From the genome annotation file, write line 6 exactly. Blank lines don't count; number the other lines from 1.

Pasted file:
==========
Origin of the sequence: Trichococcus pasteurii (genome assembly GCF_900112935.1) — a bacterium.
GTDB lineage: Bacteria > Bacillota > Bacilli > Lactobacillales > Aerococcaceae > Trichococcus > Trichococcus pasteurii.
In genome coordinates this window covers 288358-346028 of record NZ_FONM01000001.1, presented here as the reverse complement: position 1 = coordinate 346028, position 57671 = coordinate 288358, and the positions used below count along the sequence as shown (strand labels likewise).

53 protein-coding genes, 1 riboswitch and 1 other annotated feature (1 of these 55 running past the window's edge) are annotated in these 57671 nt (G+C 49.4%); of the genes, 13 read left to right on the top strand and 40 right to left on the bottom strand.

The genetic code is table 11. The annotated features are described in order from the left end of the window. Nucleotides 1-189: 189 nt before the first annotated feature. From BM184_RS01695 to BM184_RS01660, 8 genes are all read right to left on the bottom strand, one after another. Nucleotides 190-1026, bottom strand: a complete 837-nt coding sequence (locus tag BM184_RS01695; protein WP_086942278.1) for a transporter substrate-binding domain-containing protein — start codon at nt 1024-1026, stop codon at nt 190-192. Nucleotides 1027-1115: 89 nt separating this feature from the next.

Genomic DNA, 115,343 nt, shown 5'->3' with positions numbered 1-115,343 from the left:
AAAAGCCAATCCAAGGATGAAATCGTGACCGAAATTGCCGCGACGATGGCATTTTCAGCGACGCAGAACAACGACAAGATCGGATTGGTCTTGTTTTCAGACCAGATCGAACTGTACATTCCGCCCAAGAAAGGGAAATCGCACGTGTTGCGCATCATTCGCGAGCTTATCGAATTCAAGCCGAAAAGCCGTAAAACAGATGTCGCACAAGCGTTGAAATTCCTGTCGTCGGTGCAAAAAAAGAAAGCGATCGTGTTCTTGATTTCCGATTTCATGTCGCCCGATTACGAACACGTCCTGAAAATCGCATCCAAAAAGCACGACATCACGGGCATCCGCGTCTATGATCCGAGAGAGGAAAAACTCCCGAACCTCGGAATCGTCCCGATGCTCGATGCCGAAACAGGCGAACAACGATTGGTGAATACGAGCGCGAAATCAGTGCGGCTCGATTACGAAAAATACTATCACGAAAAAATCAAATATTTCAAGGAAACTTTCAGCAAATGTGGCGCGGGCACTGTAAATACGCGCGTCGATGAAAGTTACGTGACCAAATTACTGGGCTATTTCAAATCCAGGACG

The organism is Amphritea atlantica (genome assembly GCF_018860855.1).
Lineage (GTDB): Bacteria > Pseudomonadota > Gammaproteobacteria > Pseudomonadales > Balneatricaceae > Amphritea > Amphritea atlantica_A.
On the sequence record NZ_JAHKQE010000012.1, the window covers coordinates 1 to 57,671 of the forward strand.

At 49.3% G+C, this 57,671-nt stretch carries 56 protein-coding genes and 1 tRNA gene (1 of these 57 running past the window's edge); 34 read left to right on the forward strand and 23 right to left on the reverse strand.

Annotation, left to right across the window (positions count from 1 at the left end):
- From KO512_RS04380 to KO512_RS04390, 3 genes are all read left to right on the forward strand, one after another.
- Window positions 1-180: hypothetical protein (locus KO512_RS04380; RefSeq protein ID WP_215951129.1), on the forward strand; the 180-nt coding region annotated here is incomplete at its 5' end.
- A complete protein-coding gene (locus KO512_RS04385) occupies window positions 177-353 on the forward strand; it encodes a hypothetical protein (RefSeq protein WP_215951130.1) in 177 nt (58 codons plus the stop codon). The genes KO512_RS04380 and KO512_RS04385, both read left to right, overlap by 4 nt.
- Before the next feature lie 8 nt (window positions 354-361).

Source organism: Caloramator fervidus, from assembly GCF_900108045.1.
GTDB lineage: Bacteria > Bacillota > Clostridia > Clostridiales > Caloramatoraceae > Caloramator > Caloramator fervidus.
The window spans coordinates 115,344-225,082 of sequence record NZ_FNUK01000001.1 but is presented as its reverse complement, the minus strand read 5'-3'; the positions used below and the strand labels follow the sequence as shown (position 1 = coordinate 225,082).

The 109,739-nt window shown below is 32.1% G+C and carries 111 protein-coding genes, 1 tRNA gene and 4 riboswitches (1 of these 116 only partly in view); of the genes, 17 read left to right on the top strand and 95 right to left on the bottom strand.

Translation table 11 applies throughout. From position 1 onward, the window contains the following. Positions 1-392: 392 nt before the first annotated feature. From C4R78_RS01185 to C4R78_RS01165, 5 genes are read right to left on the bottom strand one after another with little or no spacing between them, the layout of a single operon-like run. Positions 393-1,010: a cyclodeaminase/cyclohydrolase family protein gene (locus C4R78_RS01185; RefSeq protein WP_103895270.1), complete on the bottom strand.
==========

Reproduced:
Genomic DNA, 115,343 nt, shown 5'->3' with positions numbered 1-115,343 from the left: